In this video we're going to show you how to bleed a Shimano hydraulic disc brake.
In this instance, we're using one of their lower-level group sets,
but the principle remains the same throughout the Shimano range and also for
the majority of other manufacturers. This is one of those jobs which can seem quite
daunting to the majority of people. When you know what you're doing,
it is relatively simple. Why would you want to do it? Well, if you're getting
reduced braking performance, well, the action of the lever here feels quite
spongy, it might well be you've got some air inside the braking hose here,
and that's when you need to bleed the brakes. But of course, the most important
function of your bike is the braking, so if you're not 100% confident in what
you're doing, we would recommend taking it to a professional bike mechanic.
For this job, you'll simply need a set of Allen keys plus the correct Shimano brake
bleeding kit. Before you start, try to make sure that everything is as clean as
possible. Then you need to get the bleed point of the caliper at the lowest point
of the system so that any trapped air moves upwards. Next use your Allen key to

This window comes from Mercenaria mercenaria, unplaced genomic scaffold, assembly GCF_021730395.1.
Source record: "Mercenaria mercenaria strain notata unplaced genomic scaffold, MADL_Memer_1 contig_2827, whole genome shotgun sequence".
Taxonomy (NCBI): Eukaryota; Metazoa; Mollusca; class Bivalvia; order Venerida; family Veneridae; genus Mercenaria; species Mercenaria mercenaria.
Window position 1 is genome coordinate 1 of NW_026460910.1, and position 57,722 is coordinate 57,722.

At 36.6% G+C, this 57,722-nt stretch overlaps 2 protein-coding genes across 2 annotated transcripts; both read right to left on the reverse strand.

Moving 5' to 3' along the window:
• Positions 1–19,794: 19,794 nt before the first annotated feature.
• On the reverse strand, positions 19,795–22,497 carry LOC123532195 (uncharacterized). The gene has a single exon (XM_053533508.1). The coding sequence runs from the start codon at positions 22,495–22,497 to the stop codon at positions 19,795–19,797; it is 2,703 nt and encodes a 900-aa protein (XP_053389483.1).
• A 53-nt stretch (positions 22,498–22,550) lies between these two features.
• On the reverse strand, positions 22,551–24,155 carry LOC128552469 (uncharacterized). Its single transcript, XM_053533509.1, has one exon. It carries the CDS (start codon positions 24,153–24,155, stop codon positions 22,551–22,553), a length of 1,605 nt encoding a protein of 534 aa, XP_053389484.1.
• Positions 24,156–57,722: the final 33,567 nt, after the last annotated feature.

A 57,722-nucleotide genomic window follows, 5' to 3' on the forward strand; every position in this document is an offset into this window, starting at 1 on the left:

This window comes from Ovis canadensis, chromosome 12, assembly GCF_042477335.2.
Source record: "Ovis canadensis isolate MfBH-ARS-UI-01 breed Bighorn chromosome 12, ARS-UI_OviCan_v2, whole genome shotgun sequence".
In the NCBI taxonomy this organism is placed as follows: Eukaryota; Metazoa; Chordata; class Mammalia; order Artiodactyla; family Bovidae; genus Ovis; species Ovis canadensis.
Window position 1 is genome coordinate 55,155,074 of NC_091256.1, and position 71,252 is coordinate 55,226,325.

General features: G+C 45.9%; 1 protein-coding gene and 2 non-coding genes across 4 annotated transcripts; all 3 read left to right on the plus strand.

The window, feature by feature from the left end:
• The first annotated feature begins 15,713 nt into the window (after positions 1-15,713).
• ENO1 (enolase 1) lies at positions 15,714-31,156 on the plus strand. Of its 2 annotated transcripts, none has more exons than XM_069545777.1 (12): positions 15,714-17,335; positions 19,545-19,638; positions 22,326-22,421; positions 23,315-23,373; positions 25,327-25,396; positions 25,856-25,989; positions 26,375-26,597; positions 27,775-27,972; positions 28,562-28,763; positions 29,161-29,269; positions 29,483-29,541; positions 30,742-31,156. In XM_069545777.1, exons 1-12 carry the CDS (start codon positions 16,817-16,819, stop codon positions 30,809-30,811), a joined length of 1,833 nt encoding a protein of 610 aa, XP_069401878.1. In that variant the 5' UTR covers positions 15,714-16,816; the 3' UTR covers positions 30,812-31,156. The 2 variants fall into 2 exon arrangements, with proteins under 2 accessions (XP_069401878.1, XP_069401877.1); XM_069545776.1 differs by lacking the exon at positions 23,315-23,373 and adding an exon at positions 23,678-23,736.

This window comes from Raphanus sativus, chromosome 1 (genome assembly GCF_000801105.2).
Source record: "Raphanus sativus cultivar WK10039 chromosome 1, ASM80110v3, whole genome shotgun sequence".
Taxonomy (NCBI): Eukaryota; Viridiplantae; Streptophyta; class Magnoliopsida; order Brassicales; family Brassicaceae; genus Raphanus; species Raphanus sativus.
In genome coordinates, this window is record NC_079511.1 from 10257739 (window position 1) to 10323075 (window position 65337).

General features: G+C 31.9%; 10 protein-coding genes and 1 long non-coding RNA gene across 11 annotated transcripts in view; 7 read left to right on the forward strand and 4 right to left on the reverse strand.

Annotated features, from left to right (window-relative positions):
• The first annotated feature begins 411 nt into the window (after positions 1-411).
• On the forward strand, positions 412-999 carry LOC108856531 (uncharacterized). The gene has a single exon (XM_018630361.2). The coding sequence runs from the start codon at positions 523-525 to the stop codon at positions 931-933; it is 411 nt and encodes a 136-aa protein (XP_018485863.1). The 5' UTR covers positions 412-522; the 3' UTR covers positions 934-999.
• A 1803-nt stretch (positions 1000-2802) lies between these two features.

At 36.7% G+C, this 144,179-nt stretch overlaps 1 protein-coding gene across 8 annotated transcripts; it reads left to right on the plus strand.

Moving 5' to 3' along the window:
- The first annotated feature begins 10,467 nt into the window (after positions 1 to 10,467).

loosen the brake lever and move it upwards 'til it is roughly level.
Undo the small Allen key bolt on top of the lever, making sure that you keep the
little O ring safe. Then screw in your Shimano bleed pump. Just lightly by hand,
making sure that you don't over-tighten it. Going down to the caliper now,
take off the dust cap. At this point, you might want to remove the wheel to make it
easier to access the brake, but there is no need to on our model.
Take your bleed syringe and fill it with the Shimano hydraulic mineral oil.
Then undo the valve, using your three millimeter Allen key, just one turn
anticlockwise. Put gentle pressure on the syringe and start pumping the fluid
through the cable. You'll see the old fluid appear in the reservoir on top of
the brake lever. As you do it, give the cable a flick to get rid of any air
bubbles. Once the reservoir is almost full, firstly tighten up the valve on the
caliper, then place the provided bung into the reservoir, plug the hole,
then unscrew the reservoir from the lever. Dispose of the old fluid safely,
and then replace the dust cap on the lever. Then back down on the caliper,
pull the hose locking device away and then the hose itself, making sure not to spill
any fluid. Give the whole area a clean and then replace the dust cap on the caliper.
Repeat the same steps for the other brake, again making sure that the bleed point is
the lowest area of the system. On our stand, we can get the bike into the right
position, but if you don't have that luxury, then you may need to remove the
brake caliper from the frame. For more videos like this, subscribe to GCN.
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